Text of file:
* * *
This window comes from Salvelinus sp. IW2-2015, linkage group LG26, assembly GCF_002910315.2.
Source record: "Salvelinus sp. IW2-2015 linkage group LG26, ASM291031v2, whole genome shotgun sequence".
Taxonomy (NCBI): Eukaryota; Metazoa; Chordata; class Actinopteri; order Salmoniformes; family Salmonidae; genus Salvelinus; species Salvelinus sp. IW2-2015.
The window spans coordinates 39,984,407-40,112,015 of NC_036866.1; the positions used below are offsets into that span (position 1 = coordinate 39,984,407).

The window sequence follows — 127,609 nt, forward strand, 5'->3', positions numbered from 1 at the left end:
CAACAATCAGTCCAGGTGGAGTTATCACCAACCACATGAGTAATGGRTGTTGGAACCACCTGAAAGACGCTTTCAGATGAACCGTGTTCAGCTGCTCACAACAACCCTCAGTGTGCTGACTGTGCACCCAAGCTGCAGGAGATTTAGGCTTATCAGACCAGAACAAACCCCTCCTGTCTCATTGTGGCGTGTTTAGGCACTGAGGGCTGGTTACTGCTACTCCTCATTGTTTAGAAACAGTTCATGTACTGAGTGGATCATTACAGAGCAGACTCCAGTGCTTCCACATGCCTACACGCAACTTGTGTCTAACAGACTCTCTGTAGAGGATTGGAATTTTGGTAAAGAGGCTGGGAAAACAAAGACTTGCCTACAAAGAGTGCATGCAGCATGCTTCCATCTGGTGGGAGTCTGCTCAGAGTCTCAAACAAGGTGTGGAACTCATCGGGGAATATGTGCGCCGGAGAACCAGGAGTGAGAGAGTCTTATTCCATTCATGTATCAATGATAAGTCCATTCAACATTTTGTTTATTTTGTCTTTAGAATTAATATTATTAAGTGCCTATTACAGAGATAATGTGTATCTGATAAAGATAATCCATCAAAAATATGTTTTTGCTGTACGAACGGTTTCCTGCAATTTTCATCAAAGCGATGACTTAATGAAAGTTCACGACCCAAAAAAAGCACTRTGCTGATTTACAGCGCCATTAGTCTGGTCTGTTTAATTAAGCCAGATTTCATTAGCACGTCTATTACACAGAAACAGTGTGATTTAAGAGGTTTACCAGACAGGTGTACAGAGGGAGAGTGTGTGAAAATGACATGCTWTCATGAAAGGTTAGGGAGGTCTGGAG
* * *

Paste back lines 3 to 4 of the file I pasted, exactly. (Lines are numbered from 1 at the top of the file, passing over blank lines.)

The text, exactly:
Taxonomy (NCBI): Eukaryota; Metazoa; Chordata; class Actinopteri; order Salmoniformes; family Salmonidae; genus Salvelinus; species Salvelinus sp. IW2-2015.
The window spans coordinates 39,984,407-40,112,015 of NC_036866.1; the positions used below are offsets into that span (position 1 = coordinate 39,984,407).